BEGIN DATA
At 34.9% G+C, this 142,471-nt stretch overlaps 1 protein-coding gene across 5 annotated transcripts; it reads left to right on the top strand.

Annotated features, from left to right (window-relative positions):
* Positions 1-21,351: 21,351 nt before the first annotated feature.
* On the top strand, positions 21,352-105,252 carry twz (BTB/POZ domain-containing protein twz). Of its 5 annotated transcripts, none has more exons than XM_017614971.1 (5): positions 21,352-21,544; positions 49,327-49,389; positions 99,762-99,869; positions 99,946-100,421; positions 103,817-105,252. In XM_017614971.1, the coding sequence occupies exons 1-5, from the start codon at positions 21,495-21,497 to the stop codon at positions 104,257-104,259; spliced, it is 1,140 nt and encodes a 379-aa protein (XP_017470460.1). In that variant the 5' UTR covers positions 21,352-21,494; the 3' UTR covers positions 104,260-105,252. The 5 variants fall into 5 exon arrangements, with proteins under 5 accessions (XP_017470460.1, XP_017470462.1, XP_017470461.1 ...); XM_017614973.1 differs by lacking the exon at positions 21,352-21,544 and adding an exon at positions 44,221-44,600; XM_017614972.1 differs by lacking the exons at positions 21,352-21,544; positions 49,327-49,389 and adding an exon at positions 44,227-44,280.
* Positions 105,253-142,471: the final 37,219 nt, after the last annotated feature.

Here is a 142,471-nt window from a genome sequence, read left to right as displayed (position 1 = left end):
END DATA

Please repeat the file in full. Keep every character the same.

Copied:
At 34.9% G+C, this 142,471-nt stretch overlaps 1 protein-coding gene across 5 annotated transcripts; it reads left to right on the top strand.

Annotated features, from left to right (window-relative positions):
* Positions 1-21,351: 21,351 nt before the first annotated feature.
* On the top strand, positions 21,352-105,252 carry twz (BTB/POZ domain-containing protein twz). Of its 5 annotated transcripts, none has more exons than XM_017614971.1 (5): positions 21,352-21,544; positions 49,327-49,389; positions 99,762-99,869; positions 99,946-100,421; positions 103,817-105,252. In XM_017614971.1, the coding sequence occupies exons 1-5, from the start codon at positions 21,495-21,497 to the stop codon at positions 104,257-104,259; spliced, it is 1,140 nt and encodes a 379-aa protein (XP_017470460.1). In that variant the 5' UTR covers positions 21,352-21,494; the 3' UTR covers positions 104,260-105,252. The 5 variants fall into 5 exon arrangements, with proteins under 5 accessions (XP_017470460.1, XP_017470462.1, XP_017470461.1 ...); XM_017614973.1 differs by lacking the exon at positions 21,352-21,544 and adding an exon at positions 44,221-44,600; XM_017614972.1 differs by lacking the exons at positions 21,352-21,544; positions 49,327-49,389 and adding an exon at positions 44,227-44,280.
* Positions 105,253-142,471: the final 37,219 nt, after the last annotated feature.

Here is a 142,471-nt window from a genome sequence, read left to right as displayed (position 1 = left end):